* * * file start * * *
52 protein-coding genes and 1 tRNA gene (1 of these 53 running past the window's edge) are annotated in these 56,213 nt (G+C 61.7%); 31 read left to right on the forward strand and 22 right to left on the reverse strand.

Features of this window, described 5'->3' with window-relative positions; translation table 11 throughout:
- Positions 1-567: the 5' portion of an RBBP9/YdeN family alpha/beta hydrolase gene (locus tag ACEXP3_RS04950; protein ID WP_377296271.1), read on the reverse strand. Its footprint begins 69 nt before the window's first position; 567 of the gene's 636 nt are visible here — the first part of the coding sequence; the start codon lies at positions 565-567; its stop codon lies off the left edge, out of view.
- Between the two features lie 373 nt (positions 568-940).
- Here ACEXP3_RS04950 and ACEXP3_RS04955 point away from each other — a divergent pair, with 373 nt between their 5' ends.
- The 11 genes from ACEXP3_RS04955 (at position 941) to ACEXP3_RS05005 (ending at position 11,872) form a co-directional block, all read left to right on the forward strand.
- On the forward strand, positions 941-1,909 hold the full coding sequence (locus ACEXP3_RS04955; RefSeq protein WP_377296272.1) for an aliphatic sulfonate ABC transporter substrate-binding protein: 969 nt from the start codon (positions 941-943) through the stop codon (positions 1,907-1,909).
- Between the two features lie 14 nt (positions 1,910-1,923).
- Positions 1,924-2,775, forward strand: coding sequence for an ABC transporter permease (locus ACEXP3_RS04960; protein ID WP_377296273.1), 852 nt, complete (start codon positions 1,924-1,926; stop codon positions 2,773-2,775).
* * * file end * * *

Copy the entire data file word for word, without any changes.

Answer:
52 protein-coding genes and 1 tRNA gene (1 of these 53 running past the window's edge) are annotated in these 56,213 nt (G+C 61.7%); 31 read left to right on the forward strand and 22 right to left on the reverse strand.

Features of this window, described 5'->3' with window-relative positions; translation table 11 throughout:
- Positions 1-567: the 5' portion of an RBBP9/YdeN family alpha/beta hydrolase gene (locus tag ACEXP3_RS04950; protein ID WP_377296271.1), read on the reverse strand. Its footprint begins 69 nt before the window's first position; 567 of the gene's 636 nt are visible here — the first part of the coding sequence; the start codon lies at positions 565-567; its stop codon lies off the left edge, out of view.
- Between the two features lie 373 nt (positions 568-940).
- Here ACEXP3_RS04950 and ACEXP3_RS04955 point away from each other — a divergent pair, with 373 nt between their 5' ends.
- The 11 genes from ACEXP3_RS04955 (at position 941) to ACEXP3_RS05005 (ending at position 11,872) form a co-directional block, all read left to right on the forward strand.
- On the forward strand, positions 941-1,909 hold the full coding sequence (locus ACEXP3_RS04955; RefSeq protein WP_377296272.1) for an aliphatic sulfonate ABC transporter substrate-binding protein: 969 nt from the start codon (positions 941-943) through the stop codon (positions 1,907-1,909).
- Between the two features lie 14 nt (positions 1,910-1,923).
- Positions 1,924-2,775, forward strand: coding sequence for an ABC transporter permease (locus ACEXP3_RS04960; protein ID WP_377296273.1), 852 nt, complete (start codon positions 1,924-1,926; stop codon positions 2,773-2,775).